Joined: 19 Oct 2010
|Posted: Thu Nov 04, 2010 5:11 pm Post subject: In Dark Places
|The city was dark.
Not a problem in and of itself, Boranos mused. He walked slowly down a broad Silvermoon avenue near the Bazaar, towards the shrouded district called ‘Murder Row.’ He reflected that it had actually been quite some time since anyone had reported a murder, or any sort of violence in that part of the city. The name had perhaps been conjured up to keep the nosier sorts and prying eyes away rather than to convey any genuine threat.
Also just as well. He was not dressed in his heavier combat armor, nor even his silver-and-red Farstrider mail, but had donned a simple crimson robe trimmed in black, the more to seem as if he belonged there. To passers-by, he hoped, it would appear he was walking serenely with his arms clasped behind his back, an insomniac magister out for a stroll, or some such. In reality, his left hand clasped an empty right sleeve. His right arm, concealed by the loose folds of the robe, reached across his stomach, and he gripped a balanced stiletto with his free hand. The robe was particularly loose and billowy in the sleeves, and he hoped that would lend some additional credence to his disguise.
If not, he might actually have to use the puny stiletto.
Boranos stopped outside the Row itself, pretending to study a levitating flower pot. His ears were alert, his eyes waiting for a shadow or flicker that would forecast the next step. That was how this particular dance worked, after all. He reminded himself that if he needed to find lodgings in the city again, he could, in fact, afford to move into a nice home away from this particular district. Dalaran was rapidly emptying, and he was considering offering up his bunk at the Filthy Animal as soon as he could move out. The Den, as he had heard it called, was normally the home of the Council and its allies. But as a new recruit, Boranos had misgivings about asking them for a place to stay. Even so, ‘underground’ was not an attractive option when whole regions were subjected to hellacious groundquakes. Even so-
And there it was.
The one, muffled footfall.
He had wondered on some of the earlier meetings if he heard it because he was actively listening for it, or if it were an intentional signal on the part of his contact. Regardless, it meant the next step had been taken for him. “Let’s dance,” he muttered. Then, throwing his careful disguise largely to the wind, he straightened up, snapped his heels together and executed a smart if a bit unpracticed about-face.
The elf was blond, his hair reaching down below the level of his shoulders. He stood a fraction shorter than Boranos, and possibly a bit wider. The newcomer stood half in, half out of the circle of light thrown by a streetlamp with a calm, if a bit bored expression on his face. He wore no visible weapons over his outfit of neat trousers, dark boots, and padded shirt. A thorough inspection of the shirt’s padding would show it was thick enough to turn a blade. The stranger spoke first:
“Doral ana’diel, malanore?”
Boranos inclined his head in greeting. He uttered a polite response, bowing slightly at the waist as he did so. The action changed the lie of the robe, concealing his movements as he released the stiletto and re-sleeved his right arm, producing a sealed scroll from the folds.
The stranger clicked his tongue in disappointment. “I miss the Third War,” he said, taking the scroll and breaking the seal. “Back then it was customary to conduct business over at least a drink, possibly even two.” He began to leaf through the scroll’s many pages. A tightly wrapped packet slid out of the middle and the stranger caught it in his right hand, well below his line of sight. “And thank you.”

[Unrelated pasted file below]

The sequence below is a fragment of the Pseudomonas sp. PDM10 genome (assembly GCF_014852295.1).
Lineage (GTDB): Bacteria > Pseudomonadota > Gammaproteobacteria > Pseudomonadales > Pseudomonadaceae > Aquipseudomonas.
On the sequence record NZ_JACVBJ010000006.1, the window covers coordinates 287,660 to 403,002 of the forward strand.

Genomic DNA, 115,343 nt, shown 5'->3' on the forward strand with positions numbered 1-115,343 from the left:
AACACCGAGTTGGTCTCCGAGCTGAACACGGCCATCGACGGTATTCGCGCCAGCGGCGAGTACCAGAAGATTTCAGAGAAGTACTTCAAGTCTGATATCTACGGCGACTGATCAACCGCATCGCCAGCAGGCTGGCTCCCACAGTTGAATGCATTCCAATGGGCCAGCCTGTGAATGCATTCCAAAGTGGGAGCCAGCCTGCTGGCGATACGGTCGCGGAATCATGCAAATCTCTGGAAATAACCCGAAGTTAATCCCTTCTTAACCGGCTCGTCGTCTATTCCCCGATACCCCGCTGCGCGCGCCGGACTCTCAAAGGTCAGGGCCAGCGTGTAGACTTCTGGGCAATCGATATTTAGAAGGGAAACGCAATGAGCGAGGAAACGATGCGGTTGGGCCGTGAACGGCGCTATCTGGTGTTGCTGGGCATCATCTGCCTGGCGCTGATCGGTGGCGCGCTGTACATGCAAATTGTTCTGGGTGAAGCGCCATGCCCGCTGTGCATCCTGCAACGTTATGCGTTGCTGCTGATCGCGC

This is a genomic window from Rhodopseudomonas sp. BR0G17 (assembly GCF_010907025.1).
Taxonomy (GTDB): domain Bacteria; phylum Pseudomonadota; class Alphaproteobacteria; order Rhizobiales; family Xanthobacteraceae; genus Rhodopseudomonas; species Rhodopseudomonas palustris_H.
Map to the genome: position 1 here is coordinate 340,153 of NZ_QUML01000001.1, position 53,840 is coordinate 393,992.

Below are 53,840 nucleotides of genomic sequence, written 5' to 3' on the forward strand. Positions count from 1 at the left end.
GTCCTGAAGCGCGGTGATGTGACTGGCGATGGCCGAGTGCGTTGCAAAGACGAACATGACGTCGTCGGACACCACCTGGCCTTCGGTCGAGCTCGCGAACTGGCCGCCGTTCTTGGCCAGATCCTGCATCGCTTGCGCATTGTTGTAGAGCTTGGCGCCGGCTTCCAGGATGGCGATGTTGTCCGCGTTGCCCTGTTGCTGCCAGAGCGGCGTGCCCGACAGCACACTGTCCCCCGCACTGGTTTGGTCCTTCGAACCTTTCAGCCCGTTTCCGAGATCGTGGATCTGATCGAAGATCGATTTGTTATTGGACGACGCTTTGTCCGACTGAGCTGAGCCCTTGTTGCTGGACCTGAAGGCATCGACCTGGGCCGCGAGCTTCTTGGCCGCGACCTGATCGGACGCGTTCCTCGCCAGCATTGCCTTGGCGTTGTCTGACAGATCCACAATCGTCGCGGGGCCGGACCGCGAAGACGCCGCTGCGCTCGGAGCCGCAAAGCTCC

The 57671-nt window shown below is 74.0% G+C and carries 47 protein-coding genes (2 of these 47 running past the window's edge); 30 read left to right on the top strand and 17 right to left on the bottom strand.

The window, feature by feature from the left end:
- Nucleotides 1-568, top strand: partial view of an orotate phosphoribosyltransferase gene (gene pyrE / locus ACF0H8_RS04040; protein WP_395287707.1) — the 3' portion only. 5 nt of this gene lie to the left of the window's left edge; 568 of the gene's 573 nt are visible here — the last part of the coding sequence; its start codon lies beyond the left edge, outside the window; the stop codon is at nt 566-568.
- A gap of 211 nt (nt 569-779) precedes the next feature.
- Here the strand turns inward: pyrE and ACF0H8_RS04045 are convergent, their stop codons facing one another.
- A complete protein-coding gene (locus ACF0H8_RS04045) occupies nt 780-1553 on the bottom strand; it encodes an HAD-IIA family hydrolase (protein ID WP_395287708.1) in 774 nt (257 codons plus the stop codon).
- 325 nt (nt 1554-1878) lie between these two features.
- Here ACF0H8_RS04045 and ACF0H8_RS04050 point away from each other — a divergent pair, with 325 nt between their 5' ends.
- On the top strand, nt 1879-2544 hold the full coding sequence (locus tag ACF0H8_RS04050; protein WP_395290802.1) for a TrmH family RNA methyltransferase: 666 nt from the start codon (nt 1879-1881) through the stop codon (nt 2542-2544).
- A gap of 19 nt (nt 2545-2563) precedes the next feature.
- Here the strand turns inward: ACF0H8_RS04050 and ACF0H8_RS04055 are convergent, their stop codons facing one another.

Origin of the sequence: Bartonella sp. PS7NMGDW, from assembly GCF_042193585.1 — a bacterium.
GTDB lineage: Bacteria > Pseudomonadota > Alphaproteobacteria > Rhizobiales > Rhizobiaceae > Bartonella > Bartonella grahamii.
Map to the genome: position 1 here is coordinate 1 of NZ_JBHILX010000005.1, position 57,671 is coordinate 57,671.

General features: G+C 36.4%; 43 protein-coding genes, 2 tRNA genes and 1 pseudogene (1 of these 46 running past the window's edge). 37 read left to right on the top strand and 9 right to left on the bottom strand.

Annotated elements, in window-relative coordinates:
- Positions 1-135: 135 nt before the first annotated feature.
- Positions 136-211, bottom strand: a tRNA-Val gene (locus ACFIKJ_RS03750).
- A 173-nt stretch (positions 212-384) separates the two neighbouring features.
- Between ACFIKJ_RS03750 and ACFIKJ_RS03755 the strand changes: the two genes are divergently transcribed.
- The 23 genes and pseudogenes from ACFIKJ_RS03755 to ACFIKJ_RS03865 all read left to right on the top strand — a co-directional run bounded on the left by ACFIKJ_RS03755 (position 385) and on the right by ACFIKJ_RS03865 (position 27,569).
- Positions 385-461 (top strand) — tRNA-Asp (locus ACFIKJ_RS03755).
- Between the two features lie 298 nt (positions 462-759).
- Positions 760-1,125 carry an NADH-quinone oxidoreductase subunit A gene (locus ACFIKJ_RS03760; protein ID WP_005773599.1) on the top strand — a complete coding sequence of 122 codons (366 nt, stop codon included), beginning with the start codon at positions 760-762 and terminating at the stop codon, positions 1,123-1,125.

Boranos spoke at last, “I’m losing contacts in Dalaran. And I need this sooner rather than later --” he paused, wondering how to finish the sentence. Boranos was one of the few people who knew the stranger by both his names: Keyen and Velizarii. The first he assumed was at least part of his given name, used during legitimate business. The latter was possibly a noble name, nickname, Thalassian vernacular, or something far more crude. Possibly a mix of them all. Before he could decide, Keyen spoke again without looking up from the papers.
“So the rumors are true,” he sighed. “Orgrimmar is burning.”
Boranos looked aside. “There have been fires all across the city, small and easily dealt with. All the same, word that the Horde capitol is on fire has, obviously, spread.”
“And if this is anything like our usual business, you’re going to ask me if any of our friends flying the blue and gold are going to take advantage of your little dilemma.”
Boranos paused. “You could sound less bored.”
Keyen met his eyes and affected a fake pout. “I’ll do it. You soldier types could stand to learn what a peace means. I miss being sent to find gossip for the squabbling high families-“
“I thought you said you missed the War?”
Keyen shrugged. “Sometimes? That is war. We done?”
Boranos reclasped his hands, sliding his right arm back into place inside the robe, poised above the stiletto. “I’m done.”
Keyen indicated the robe with a wave of the pages. “That’s a new trick, with the sleeves. May have to try that one. How’s the shoulder?”
Boranos stifled his embarrassment. “Better, as it happens. I still have that rifle, you know,” he replied, a touch of sentiment in his words.
Keyen looked back at the scroll, “I could always arrange for something more modern, say, without the bell-shaped muzzle. Clumsy.”
Boranos turned to leave “Al diel shala, Velizarii” he said, stepping into the street. As usual, he thought he heard a parting word in response. He turned around and found the lamp post alone once more, silently watching its street corner, oblivious to the goings-on around it. Tightening his grip on the stiletto handle, he walked with a more rapid step back into the relative comfort of the Bazaar.